Mubako is reminded of a recent announcement by State Department spokesman Richard Boucher, in which he spoke out against the "environment of fear and intimidation" that hung over local elections taking place later that week, and said that the Zimbabwean government had "failed to take necessary steps for a credible democratic election."

Mubako remains unfazed. "At the moment, relations are so strained that we expect those kind of statements from the United States. They don't mean anything - they are not true. That statement was issued even before the elections. You cannot begin dismissing the elections when they are being planned. It just means you are prejudging."

The State Department statement was, however, based on reports that 700 opposition candidates declined to stand.

"That is what the opposition party says, but that is not true. They were not intimidated. They failed to find candidates to run in those areas. They always look for an excuse for failing, but they don't have the support. The truth is that they knew that they had no support in those areas, but in other areas they won because they had support. They did not contest those results."

Although the United States and Britain panned Zimbabwe's national elections this year, Mubako claims that Nigeria and South Africa deemed them reasonably fair in their reports, despite voting to ban Zimbabwe from British Commonwealth meetings.

The irony of the matter is that these countries had their own delegations in Zimbabwe, and the country delegations said that the elections were free and fair. They still went along with the Commonwealth compromise to suspend Zimbabwe, but that's their problem."

Zimbabwe's envoy is clearly a fighter. "A straight talker and a very intelligent and calm presence, but he is a Mugabe man through and through," is how one journalist, who has spent more than 10 years in Zimbabwe, described him.

Mubako has had a long history in both politics and law, which served as training for one of Washington's toughest diplomatic posts. He was appointed a Cabinet minister upon Zimbabwean independence in 1980. He remained a minister for more than 12 years, holding a large array of portfolios.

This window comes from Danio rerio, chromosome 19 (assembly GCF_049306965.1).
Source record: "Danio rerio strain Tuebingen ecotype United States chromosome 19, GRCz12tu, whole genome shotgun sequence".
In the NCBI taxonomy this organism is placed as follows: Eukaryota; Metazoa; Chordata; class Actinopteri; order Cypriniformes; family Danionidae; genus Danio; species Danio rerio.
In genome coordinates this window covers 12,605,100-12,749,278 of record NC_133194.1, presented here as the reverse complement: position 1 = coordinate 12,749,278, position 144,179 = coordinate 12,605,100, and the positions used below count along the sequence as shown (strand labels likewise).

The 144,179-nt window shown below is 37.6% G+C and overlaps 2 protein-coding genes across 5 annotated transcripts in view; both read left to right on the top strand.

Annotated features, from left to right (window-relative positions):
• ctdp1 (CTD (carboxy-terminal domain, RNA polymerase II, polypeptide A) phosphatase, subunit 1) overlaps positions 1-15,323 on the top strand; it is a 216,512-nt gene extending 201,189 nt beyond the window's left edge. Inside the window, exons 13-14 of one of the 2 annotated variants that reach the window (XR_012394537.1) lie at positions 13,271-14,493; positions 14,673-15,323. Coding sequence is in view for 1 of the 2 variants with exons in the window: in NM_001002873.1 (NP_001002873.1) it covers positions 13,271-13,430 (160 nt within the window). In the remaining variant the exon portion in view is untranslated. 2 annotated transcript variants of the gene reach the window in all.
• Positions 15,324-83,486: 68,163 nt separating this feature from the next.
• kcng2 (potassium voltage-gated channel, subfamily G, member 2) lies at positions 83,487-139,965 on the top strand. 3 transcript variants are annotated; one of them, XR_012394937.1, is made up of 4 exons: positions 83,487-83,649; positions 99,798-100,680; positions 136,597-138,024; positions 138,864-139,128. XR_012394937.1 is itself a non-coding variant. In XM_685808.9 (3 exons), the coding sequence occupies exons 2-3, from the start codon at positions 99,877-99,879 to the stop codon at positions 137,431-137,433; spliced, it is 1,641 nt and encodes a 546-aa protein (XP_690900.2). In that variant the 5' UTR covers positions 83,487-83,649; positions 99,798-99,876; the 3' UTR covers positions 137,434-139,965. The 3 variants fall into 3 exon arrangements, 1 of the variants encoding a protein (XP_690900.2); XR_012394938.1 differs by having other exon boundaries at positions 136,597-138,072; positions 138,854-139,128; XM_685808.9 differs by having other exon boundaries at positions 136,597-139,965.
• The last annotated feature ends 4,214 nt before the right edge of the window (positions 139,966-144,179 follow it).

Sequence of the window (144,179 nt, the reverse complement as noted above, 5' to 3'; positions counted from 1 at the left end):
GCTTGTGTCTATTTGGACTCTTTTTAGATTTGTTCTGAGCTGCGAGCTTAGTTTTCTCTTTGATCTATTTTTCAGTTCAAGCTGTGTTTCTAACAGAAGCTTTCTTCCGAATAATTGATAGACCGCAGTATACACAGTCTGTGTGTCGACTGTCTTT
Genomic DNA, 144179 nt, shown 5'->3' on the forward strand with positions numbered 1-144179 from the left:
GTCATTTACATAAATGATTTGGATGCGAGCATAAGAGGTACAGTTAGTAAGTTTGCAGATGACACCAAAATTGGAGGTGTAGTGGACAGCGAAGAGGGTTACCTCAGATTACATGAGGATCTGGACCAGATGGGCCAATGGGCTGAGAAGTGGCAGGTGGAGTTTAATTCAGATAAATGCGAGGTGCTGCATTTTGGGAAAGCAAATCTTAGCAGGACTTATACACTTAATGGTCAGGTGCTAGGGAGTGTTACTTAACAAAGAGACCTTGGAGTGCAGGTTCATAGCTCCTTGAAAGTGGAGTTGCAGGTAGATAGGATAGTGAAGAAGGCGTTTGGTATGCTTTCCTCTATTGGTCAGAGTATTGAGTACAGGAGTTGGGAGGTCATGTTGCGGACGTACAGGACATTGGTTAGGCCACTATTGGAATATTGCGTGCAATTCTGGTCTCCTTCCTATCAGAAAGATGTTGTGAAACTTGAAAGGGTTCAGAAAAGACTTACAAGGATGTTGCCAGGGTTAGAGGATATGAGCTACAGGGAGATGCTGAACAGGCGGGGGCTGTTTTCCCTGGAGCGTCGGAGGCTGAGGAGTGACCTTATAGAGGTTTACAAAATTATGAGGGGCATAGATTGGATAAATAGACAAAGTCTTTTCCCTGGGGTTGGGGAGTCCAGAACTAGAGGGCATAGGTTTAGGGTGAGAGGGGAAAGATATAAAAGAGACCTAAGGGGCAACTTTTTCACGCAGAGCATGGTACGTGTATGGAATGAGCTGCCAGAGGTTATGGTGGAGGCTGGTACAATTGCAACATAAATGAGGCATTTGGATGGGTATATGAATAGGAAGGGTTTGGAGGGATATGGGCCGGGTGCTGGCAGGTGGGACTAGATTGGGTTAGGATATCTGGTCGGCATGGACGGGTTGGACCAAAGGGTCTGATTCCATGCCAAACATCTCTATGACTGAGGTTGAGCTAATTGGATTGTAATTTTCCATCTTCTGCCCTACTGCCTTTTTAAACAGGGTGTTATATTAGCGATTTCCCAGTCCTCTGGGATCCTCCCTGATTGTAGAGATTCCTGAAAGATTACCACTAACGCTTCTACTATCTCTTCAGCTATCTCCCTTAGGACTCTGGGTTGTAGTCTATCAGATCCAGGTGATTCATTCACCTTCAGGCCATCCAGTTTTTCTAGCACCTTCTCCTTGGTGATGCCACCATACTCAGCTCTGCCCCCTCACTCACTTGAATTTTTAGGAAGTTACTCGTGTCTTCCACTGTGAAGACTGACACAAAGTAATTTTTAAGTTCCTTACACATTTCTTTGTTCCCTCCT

From 1980 to 1983, he was Minister of Justice and Constitutional Affairs and saw the introduction of several legal reforms that shook off some of the legacy of his country's colonial past. He would go on to hold posts as the Minister of Home Affairs, national supplies, and regional and international co-operation, representing the Masvingo province in the national Parliament and later serving as a High Court judge.

When the country needed with a lot of experience to take up what was to become an almost impossible diplomatic task, Mubako was close at hand.

And here he sits, in an embassy as modest as the finances of the country itself, prepared to argue his case with anyone he meets. Does he feel he has made any advances in the past three years?

"Well, I don't know, that's for other people to say. I can't say I have improved relations with the United States simply because the timing of what was happening in Zimbabwe. I could say that things could have been worse.

Mubako admits that few Americans know much about his country, and if they do, it is often because of biased news reports. He recalls travelling to Vermont to lecture on southern African history and discovering that only three out of 24 students could point out Zimbabwe on a map.

"I found out during the day that they were very bright students. They had not read anything about Zimbabwe, but they had an interest in Africa. Most of them passed the course in the end because they read rapidly and avidly, they are very good learners. But that showed the level of knowledge wasn't very high."

For Mubako, this is a challenge but also an opportunity.

"Education gives us an opportunity to make people see our situation more clearly," he says. "It's our job to inform as much as possible as long as people are sincere. We will go on educating people, telling them what is really going on. I am confident that some day the truth will be seen.

- Sean O'Driscoll is a freelance writer in Washington DC.